Monarch butterflies head our way as big wildflower bloom awaits

Monarch butterflies have begun their multi-generation migration north from Mexico, following a season that counted their largest overwintering population in a decade. Favorable conditions in South Texas suggest we may be in for another great year.

Early reports had the butterflies moving out of the high mountain preserves in Michoacán and the state of Mexico as early as mid February. Journey North, a citizen science program that tracks various wildlife migrations, cited a “gradual departure” in their weekly bulletin February 24. A week later, the organization announced a stop-and-start pattern of the migrating butterflies, attributed to schizophrenic weather.

Warm weather encourages the butterflies to take flight, while flash cold spells like those experienced in South Texas in recent weeks can stop them in their tracks. Members of the Mexican citizen science platform Correo Real have been reporting serial sightings throughout northern Mexico for weeks.

Sandra Acosta reported this dead monarch on March 6 in Ciudad Victoria, Tamaulipas. Photo via Correo Real, WhatsApp

“The spring migration has begun!” Correo Real’s Facebook page announced on February 21.

Correspondents that communicate through the organization’s What’sapp group reported sightings of monarchs mating, flying and as road kill all along the northward migratory route, from locations in Guanajuato, Tamaulipas and Coahuila.

In San Antonio, Monarch Larvae Monitoring Project volunteer Mary Kennedy saw her FOS, or “first-of-season” monarch on February 26.

“They are here! First large, faded monarch of the spring season flew SW to NE across my garden today!” Kennedy reported in a Facebook post, adding, “Hope they find milkweed in South Texas Brush Country!”

Early arrivals can cause concerns, since the butterflies need milkweed on which to lay their eggs and launch 2019’s new generation. Depending on conditions, milkweed may or may not be out of the ground to provide host plant for successful egg laying. If there’s no milkweed, the butterflies keep flying in search of it and can die before egg laying takes place.

Others in San Antonio saw their first-of-season monarchs this week. “Monarchs are here! One yesterday, two today,” said Veronica Prida in Alamo Heights. The photo at the top of this post of a tattered female on Tropical milkweed was taken by her husband, Omar Rodriguez, on March 12. Drake White, of the Nectar Bar, spotted two females on mountain laurel on March 8; another graced my downtown pollinator garden on March 10.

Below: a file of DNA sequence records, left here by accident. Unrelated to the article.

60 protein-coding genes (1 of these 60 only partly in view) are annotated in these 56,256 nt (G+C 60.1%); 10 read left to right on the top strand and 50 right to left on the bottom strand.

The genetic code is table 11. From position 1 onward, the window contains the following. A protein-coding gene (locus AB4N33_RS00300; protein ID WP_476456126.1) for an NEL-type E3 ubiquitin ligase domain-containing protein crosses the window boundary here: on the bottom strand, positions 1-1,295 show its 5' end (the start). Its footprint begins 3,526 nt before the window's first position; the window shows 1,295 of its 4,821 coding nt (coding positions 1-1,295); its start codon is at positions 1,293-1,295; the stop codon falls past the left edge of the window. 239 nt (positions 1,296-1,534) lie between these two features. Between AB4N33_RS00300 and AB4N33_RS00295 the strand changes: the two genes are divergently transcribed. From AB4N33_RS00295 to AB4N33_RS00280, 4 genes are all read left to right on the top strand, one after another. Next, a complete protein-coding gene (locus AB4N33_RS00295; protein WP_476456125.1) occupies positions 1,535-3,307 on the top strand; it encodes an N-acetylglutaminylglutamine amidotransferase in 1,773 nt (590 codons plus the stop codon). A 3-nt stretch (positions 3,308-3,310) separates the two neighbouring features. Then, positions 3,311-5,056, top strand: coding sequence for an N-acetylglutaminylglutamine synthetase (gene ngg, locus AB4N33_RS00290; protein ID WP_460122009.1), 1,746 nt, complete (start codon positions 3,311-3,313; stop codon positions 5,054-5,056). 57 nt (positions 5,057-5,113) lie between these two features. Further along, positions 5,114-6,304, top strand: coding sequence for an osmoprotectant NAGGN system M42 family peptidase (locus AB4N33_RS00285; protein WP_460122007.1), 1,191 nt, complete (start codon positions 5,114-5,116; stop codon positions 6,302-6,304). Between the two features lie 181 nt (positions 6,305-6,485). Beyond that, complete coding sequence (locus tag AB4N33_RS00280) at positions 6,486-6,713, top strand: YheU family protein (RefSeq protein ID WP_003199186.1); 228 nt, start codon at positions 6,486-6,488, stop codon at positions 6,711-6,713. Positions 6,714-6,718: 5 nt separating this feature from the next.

Warm South Texas weather in late February likely coaxed the migrating butterflies north, but then a cold snap put the skids on northward movement. Cold weather usually halts the butterflies’ travels, causing them to stay in place and wait out the weather.

Migrant monarch on mountain laurel. Photo by Drake White, Nectar Bar

Monarch scientist Chip Taylor, founder of the citizen science tagging program Monarch Watch based at the University of Kansas at Lawrence, laid out a generally positive forecast for the 2019 season.

“The first bit of good news is the sighting of 27 monarchs in Texas in the first 10 days of March,” Taylor wrote on March 12 in an update on the DPLEX, an online community of email subscribers that includes scientists, citizen scientists, monarch butterfly hobbyists and others. He said that was a record since Journey North started keeping records in 2000. Numerous sightings have been reported, some as far north as Austin, he said, and it’s likely that “most of the monarchs are still en route and we know that substantial numbers still remain at some of the colonies.”

Taylor pointed out that good weather and favorable conditions exist for feeding, mating, egg laying, larval growth rate and movement to the NE. He added that it appears that most of the returning monarchs will lay their eggs in Texas and the southern half of Oklahoma. “Restricting egg production to Texas and Oklahoma is a good thing since it will minimize the average age to first reproduction of the progeny of the returning monarchs,” he said.

Antelope horns and Indian blanket
Monarchs will be looking for milkweed like these about-to-bloom white Antelope horns, the butterflies’ host plant on which they lay eggs. Indian blanket will provide nectar. Photo by Monika Maeckle

While no specific sightings of massive native milkweed stands have been reported, other wildflowers await the migrating insects and appear to be on an early schedule as well. Several sources reported a massive, early bloom of bluebonnets in Big Bend.

Photographer Lee McMullen told Texas-centric travel website TexasHillCountry.com that he hadn’t seen a bloom like this in thirty years. In late February, Colette Pearce of Austin relayed that the bluebonnets at Big Bend National Park were “amazing” this year.

“I believe they were at least two weeks earlier than when I witnessed the incredible bloom of 2015,” she wrote on Facebook in response to a post by the Texas Wildflower Report.

Pollinators welcome! Register to have your garden mapped for our 300for300 inititiative.

“I think we’re probably going to have a pretty solid year,” Andrea DeLong-Amaya, Horticulture Director at the Ladybird Johnson Wildflower Center, told the Texas Standard this week. “We’ve had good rain and that’s always the key in terms of how good the show actually is,” she said, adding that wildflowers are well adapted to cold temperatures.

Taylor said much the same speculating about this year’s monarch butterfly crop: “The bottom line — I’m cautiously optimistic that the population will get off to a good start this breeding season.”

Want to help monarch butterflies, bees and other pollinators? Plant a pollinator garden and register it to be mapped on our 300for300 pollinator gardening initiative.